Croatia's Josip Simunic Banned from 2014 World Cup for Discriminatory Behavior

Steven CookFeatured Columnist IVDecember 16, 2013

VIENNA, AUSTRIA - AUGUST 27:  Josip Simunic of GNK Dinamo Zagreb in action during the UEFA Champions League play-off second leg match between FK Austria Wien and GNK Dinamo Zagreb held on August 27, 2013 at the Austria Arena, in Vienna, Austria. (Photo by Samuel Kubani/EuroFootball/Getty Images)
EuroFootball/Getty Images

Croatian international Josip Simunic has been banned from the 2014 World Cup by FIFA following supposed pro-Nazi chants with fans.

FIFA released a statement Monday, Dec. 16, on the decision.

The incident occurred immediately after Croatia defeated Iceland 2-0 on Nov. 19 in a World Cup playoff to secure their spot in the field of 32. According to FIFA, "The player, after the final whistle, displayed discriminatory behavior in interaction with the Croatian supporters."

An excerpt from FIFA's statement encapsulates the specifics of what happened between Simunic and fans and which codes it specifically violated:

The committee took note that the player, together with the crowd, shouted a Croatian salute that was used during World War II by the fascist “Ustaše” movement. As a consequence, the committee agreed that this salute was discriminatory and offended the dignity of a group of persons concerning, inter alia, race, religion or origin, in a clear breach of article 58 par. 1a) of the FIFA Disciplinary Code.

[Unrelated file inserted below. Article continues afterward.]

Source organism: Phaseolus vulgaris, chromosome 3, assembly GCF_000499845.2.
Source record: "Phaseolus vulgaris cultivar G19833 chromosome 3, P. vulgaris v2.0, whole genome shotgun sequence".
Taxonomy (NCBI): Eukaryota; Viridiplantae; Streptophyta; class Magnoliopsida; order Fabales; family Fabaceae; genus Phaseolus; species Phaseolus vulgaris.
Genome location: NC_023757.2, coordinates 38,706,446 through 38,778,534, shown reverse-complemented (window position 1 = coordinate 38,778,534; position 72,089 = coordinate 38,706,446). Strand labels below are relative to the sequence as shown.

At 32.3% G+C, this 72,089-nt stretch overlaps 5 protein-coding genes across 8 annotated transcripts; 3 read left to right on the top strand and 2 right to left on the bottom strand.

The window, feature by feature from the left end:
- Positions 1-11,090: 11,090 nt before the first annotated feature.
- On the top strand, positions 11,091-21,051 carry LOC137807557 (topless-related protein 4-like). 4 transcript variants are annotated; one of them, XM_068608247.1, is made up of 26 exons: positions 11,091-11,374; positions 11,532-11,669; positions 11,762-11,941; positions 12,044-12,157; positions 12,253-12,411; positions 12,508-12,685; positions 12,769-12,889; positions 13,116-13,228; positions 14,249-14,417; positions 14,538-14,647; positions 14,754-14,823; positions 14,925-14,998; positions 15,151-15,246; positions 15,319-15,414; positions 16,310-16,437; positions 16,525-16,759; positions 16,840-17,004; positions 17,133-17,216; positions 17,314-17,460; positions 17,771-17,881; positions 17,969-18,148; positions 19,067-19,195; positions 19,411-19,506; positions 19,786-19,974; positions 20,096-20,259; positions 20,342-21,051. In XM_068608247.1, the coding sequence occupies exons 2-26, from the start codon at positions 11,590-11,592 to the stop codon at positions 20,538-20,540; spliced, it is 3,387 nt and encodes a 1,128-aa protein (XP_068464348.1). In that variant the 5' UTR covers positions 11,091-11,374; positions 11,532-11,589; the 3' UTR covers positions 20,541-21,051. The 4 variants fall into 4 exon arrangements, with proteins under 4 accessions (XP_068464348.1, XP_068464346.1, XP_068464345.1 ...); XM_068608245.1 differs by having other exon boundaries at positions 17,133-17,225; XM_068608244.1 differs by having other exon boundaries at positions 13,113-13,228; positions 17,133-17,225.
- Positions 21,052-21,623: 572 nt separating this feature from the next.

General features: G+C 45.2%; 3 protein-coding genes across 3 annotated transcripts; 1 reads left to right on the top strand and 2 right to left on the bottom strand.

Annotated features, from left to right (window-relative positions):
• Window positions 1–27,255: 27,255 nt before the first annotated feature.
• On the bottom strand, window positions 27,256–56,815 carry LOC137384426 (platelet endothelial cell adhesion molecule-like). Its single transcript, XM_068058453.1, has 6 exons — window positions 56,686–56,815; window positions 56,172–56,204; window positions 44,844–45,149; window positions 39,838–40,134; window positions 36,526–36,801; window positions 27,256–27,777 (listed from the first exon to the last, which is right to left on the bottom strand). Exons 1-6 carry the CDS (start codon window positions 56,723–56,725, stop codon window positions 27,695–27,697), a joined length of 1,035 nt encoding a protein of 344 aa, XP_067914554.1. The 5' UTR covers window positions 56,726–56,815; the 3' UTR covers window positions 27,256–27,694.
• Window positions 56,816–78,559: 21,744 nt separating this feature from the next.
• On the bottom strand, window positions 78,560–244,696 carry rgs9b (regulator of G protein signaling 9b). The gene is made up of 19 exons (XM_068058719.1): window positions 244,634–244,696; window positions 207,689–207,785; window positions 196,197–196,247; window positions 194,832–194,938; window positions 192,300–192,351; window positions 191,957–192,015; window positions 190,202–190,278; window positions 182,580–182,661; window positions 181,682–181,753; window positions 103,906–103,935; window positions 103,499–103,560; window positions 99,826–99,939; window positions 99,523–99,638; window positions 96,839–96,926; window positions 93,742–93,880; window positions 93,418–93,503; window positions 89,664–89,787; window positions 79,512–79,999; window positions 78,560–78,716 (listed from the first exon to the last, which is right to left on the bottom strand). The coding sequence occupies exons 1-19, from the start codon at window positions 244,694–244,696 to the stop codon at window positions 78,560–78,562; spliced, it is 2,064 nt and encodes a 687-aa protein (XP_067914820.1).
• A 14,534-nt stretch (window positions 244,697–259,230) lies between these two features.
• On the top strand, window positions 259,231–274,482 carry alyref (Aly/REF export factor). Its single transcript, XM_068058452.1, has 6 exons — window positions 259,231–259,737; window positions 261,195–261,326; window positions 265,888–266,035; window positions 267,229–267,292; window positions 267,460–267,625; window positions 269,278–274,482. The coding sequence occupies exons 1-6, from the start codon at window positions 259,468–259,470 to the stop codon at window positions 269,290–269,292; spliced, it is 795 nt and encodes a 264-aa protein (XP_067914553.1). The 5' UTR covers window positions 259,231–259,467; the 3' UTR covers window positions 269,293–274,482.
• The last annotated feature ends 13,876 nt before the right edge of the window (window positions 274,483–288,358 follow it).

FIFA opened a disciplinary investigation three days later, which lasted more than three weeks before Monday's announcement. It ended with Simunic receiving a 10-game ban, which will begin at the World Cup finals and continue past its ending, per FIFA.

Along with the ban came a fine of more than $33,000 (30,000 Swiss Francs) to Simunic.

The 35-year-old is no stranger to controversy on the pitch. Late in a 2013 World Cup qualifying match against Serbia, Simunic brutally connected with a flying elbow on Serbia's Miralem Sulejmani. He also received three yellow cards in a 2006 World Cup match, a major error by referee Graham Poll.

VIENNA, AUSTRIA - JUNE 08: Josip Simunic of Croatia applauds after the UEFA EURO 2008 Group B match between Austria and Croatia at Ernst Happel Stadion on June 8, 2008 in Vienna, Austria.  (Photo by Jamie McDonald/Getty Images)
Jamie McDonald/Getty Images

FIFA has taken a strict stance on racism in international football. The organization started a "Say No to Racism" campaign in 2001 that has spurred efforts to rid the game of discriminatory behavior from both fans and players.

A 6'5" defender, Simunic has appeared in 105 games for Croatia's national team and scored three goals. He regularly starts on a Croatia back line that is littered with experience—he's one of three defenders over 30.

Simunic currently plays professionally for Dinamo Zagreb in Croatia, where he's been since 2011 after he played for a smattering of Bundesliga clubs from 1998 to 2011.